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The New Zealand dollar fell to a 10-week low against its US counterpart after the country’s prime minister said he would welcome a cut in interest rates.

The Kiwi fell to its lowest level in 19 years against the Australian dollar and yields on New Zealand government bonds spiked.

Interest rate swaps fell, leaving the spread between the NZ two-year and its Australian equivalent at a record wide level of close to 200 basis points.

Although John Key, prime minister, held back from explicitly asking the country’s Reserve Bank to lower rates, he said markets were already pricing in a cut and that it would be his “expectation” for the bank to do so, given the risk of recession following last month’s earthquake in Christchurch. The government has already delayed and even cancelled some infrastructure projects to concentrate on rebuilding following the disaster.

“This added pressure for looser monetary policy has eroded the potential for any yield benefit to help prop up the Kiwi,” said Kathleen Brooks of Forex.com.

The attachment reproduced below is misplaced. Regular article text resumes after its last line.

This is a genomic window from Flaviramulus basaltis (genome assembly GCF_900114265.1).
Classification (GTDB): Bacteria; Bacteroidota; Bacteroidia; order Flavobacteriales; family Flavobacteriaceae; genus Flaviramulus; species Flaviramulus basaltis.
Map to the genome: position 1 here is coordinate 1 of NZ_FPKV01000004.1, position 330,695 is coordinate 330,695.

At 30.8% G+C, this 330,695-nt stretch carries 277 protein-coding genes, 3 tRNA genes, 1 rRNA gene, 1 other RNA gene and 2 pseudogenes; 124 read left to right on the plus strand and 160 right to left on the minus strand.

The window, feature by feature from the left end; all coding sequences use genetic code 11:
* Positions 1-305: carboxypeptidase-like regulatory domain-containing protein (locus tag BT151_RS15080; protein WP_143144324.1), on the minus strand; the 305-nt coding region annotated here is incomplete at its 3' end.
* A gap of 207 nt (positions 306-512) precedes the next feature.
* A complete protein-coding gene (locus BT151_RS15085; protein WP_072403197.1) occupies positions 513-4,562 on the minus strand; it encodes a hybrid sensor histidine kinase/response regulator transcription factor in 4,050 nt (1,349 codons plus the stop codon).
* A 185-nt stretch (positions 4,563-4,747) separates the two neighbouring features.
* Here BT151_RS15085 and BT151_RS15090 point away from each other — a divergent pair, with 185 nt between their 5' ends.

By late in the day in New York, the Kiwi was down 0.5 per cent to $0.7435 against the US currency, having hit a near three-month low of $0.7385.

Otherwise, it was another lower session for the US dollar – the currency still failing to gain any haven traction from risk aversion in other markets.

Sterling gained 0.4 per cent to $1.6331, closing back in on a 13-month high reached in the previous session, as purchasing managers reported robust activity in the construction sector in February. Sterling’s boost on Tuesday had come following similar strength in manufacturing PMI data.

The pound was down against the euro, which was stronger across the board as input prices in the region continued to put pressure on consumer price inflation. Annualised producer prices rose to 6.1 per cent in December, data showed.

The euro gained 0.3 per cent to £0.8491 against the pound and was up 0.7 per cent to a four-month high of $1.3867 versus the dollar. The dollar was also weaker against the Japanese yen, down 0.1 per cent to Y81.90.

Copyright The Financial Times Limited 2017. All rights reserved.

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